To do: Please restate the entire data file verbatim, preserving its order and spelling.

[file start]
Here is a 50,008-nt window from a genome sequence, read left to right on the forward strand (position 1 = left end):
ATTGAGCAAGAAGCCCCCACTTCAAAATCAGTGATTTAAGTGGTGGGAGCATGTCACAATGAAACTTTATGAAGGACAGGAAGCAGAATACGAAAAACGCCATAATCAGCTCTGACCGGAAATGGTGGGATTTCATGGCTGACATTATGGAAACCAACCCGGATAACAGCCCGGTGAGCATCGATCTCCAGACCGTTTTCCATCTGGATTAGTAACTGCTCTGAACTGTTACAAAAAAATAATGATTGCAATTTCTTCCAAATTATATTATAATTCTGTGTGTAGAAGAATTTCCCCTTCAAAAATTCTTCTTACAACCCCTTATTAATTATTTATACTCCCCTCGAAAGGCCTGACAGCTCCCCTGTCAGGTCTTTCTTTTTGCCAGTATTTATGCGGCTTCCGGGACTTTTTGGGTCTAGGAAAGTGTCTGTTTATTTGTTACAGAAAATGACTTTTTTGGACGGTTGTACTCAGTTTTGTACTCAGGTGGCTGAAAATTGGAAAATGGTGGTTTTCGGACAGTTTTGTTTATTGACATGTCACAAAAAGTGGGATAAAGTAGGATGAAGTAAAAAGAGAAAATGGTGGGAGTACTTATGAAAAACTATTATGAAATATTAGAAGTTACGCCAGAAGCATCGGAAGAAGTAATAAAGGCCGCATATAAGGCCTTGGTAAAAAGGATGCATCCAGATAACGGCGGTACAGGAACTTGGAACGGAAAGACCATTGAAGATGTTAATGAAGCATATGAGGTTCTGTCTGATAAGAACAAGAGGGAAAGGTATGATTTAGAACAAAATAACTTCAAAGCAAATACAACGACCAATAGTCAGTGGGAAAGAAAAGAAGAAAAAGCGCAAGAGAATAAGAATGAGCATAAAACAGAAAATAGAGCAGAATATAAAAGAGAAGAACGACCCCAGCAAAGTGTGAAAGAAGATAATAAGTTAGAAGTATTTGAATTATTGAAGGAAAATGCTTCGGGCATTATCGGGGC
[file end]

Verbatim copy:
Here is a 50,008-nt window from a genome sequence, read left to right on the forward strand (position 1 = left end):
ATTGAGCAAGAAGCCCCCACTTCAAAATCAGTGATTTAAGTGGTGGGAGCATGTCACAATGAAACTTTATGAAGGACAGGAAGCAGAATACGAAAAACGCCATAATCAGCTCTGACCGGAAATGGTGGGATTTCATGGCTGACATTATGGAAACCAACCCGGATAACAGCCCGGTGAGCATCGATCTCCAGACCGTTTTCCATCTGGATTAGTAACTGCTCTGAACTGTTACAAAAAAATAATGATTGCAATTTCTTCCAAATTATATTATAATTCTGTGTGTAGAAGAATTTCCCCTTCAAAAATTCTTCTTACAACCCCTTATTAATTATTTATACTCCCCTCGAAAGGCCTGACAGCTCCCCTGTCAGGTCTTTCTTTTTGCCAGTATTTATGCGGCTTCCGGGACTTTTTGGGTCTAGGAAAGTGTCTGTTTATTTGTTACAGAAAATGACTTTTTTGGACGGTTGTACTCAGTTTTGTACTCAGGTGGCTGAAAATTGGAAAATGGTGGTTTTCGGACAGTTTTGTTTATTGACATGTCACAAAAAGTGGGATAAAGTAGGATGAAGTAAAAAGAGAAAATGGTGGGAGTACTTATGAAAAACTATTATGAAATATTAGAAGTTACGCCAGAAGCATCGGAAGAAGTAATAAAGGCCGCATATAAGGCCTTGGTAAAAAGGATGCATCCAGATAACGGCGGTACAGGAACTTGGAACGGAAAGACCATTGAAGATGTTAATGAAGCATATGAGGTTCTGTCTGATAAGAACAAGAGGGAAAGGTATGATTTAGAACAAAATAACTTCAAAGCAAATACAACGACCAATAGTCAGTGGGAAAGAAAAGAAGAAAAAGCGCAAGAGAATAAGAATGAGCATAAAACAGAAAATAGAGCAGAATATAAAAGAGAAGAACGACCCCAGCAAAGTGTGAAAGAAGATAATAAGTTAGAAGTATTTGAATTATTGAAGGAAAATGCTTCGGGCATTATCGGGGC